Jun 18, 2017

Theater Review: Long Beach Playhouse's "Fences" (2017)

It takes a lot to make a character as complex as Troy Maxon. He is a proud man who brags about being a great baseball player and having an even better work ethic that allows him to be self-reliant. The only issue is that even at his funniest moment of bragging, there is a sense of tragedy. He can criticize others, but finds it difficult to accept the reality that he is a middle-aged garbage collector whose glory days appear to be behind him. If that wasn't bad enough, he doesn't seem keen to let his own children have it better than him, for fear that the world will treat them as negatively as they did him; an issue made more complex thanks to the changing racial climate that August Wilson's "Fences" takes place in. With a great central cast, the Long Beach Playhouse production took a simple drama that took place in one family's backyard and managed to explore not only how complicated a character Troy is, but how toxic holding onto a bitter past can be. It's a powerful drama, and one that doesn't need much to win over the audience. 

The most recognizable part of "Fences" immediately is the dialogue. Just as quickly as Troy (Damon Rutledge) and lifelong pal Jim Bono (Rayshawn Chism) enter the room, the dialogue feels like it has already gone through five sentences. The details are all present even if they're sometimes spoken at breakneck speed, managing to show Troy's personal life as it compares to his family. He shares drinks with Bono while sharing stories about "rassling" with the devil to his wife Rose (Teri Gamble), trying to make himself sound like a great man. It's all a story, but it helps to give a sense of the audacious dreams of this one man. He has clearly worked hard for this simple plot of land, and he comes across as a typical father figure that is a curmudgeon about money and candid about how much he loves his wife, who serves early on more as a reprimanding figure of control to Troy's manic instability.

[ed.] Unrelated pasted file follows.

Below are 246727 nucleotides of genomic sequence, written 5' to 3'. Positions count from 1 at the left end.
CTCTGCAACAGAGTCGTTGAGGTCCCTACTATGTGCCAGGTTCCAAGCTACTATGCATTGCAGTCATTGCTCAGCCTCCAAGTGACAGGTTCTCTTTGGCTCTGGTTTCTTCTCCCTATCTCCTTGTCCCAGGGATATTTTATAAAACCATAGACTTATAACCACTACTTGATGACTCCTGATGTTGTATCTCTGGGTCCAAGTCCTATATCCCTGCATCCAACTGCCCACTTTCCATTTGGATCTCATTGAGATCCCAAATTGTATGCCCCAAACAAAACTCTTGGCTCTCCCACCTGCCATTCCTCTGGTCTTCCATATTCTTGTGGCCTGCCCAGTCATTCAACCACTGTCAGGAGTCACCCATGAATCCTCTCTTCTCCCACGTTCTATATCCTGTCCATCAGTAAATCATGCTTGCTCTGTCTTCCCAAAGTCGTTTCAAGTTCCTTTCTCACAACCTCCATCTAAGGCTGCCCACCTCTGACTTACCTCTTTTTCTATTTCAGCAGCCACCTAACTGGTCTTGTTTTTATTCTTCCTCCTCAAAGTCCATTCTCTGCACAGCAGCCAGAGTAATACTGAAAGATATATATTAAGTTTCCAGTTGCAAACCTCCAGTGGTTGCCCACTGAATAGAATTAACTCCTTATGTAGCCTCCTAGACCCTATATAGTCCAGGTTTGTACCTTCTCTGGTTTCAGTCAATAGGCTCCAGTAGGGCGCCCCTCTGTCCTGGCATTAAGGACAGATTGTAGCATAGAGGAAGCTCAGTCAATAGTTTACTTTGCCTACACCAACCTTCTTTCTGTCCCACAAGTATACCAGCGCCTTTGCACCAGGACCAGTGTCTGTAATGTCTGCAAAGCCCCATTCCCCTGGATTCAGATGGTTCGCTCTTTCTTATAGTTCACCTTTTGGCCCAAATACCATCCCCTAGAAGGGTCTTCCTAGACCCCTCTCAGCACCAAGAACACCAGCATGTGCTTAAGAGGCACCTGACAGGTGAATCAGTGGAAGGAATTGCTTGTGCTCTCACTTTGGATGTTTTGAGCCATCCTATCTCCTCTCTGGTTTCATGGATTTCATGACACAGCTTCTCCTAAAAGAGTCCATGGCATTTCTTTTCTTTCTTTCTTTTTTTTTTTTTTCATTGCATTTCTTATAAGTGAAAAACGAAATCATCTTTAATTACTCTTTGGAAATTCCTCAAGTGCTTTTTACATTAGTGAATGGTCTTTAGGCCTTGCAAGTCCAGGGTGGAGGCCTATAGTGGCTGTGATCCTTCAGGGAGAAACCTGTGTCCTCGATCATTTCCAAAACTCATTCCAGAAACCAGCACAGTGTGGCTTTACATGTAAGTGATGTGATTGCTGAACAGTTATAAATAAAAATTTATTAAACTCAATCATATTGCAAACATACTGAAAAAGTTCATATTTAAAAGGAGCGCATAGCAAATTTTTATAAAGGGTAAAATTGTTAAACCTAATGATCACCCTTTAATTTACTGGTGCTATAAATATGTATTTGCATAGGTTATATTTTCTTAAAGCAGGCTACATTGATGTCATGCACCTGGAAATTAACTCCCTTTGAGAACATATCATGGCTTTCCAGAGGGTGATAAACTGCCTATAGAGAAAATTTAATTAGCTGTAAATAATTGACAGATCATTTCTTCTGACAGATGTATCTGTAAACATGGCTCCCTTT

The action happens so quickly that it's a miracle that the acting doesn't suffer, and in fact is used with excellent precision. The faster that Troy talks, the more insecure he is. He establishes dominance through not allowing others to talk while standing behind his "old ways of doing things." He doesn't want his sons doing less traditional careers of jazz music and football. He assumes that they will be let down, telling their children in this backyard about how bad they had it. Troy slowly unravels just how scarred his life has been and how he deeply regrets being a man born too early. He watches the world succeed around him, and all he can do is get promoted at his less than glamorous job. Even with loved ones surrounding him, he feels longing for something greater, and he expresses that often in long monologues that take up most of the small set, including a baseball hanging from a metaphorical tree. By the end of the first act, the good of Troy has been established with the second tackling something deeper and darker.
It is in the second half that the cast also gets to have moments on par with most of Troy's first act. Troy is a man beaten down and whose scratchy voice shows a desperation for acceptance that is never truly spoken. Rose becomes more of a central figure who finally blows up at him for not recognizing her needs. The family expresses frustration in ways just as repressive as Troy's insecurity. Everyone has issues, and what makes the drama more impressive is that this is layered with subtle comedy in the supporting cast. In one scene, Troy and Rose are having a heart to heart conversation as Troy's mentally challenged brother Gabriel (Darnell Trujeque) eats a sandwich in bizarre fashion. It adds a natural familiarity to the scene and manages to create levity for a drama that gets as shocking as it does intense as things continue. Even then, it ends with some bittersweet optimism to Troy's story.
As a whole, "Fences" is a show that requires great actors with a levity to not only deliver the lines fast, but with a deep and bruised passion. For the most part, the central cast here delivers something powerful and intense in its raw form. It's a heartbreaking story with some laughs, all often within the same scene. The setting may be limited to "The Maxon's backyard," but there's a sense that the audience knows everything beyond it. These are characters as human as they are, and their struggles feature the flaws of being born in certain environments. It helps that the writing expertly depicts Troy as a hero before showing his flaws, as it allows the negative details to seem more critical than merely antagonistic. It's a powerful story from a great playwright, and it's thankful that the Long Beach Playhouse got together a cast who brought it to life with such intensity that it doesn't take much to be compelled by anything that happens. Even at the start, it feels like they know more than they should. It only gets better from there. 

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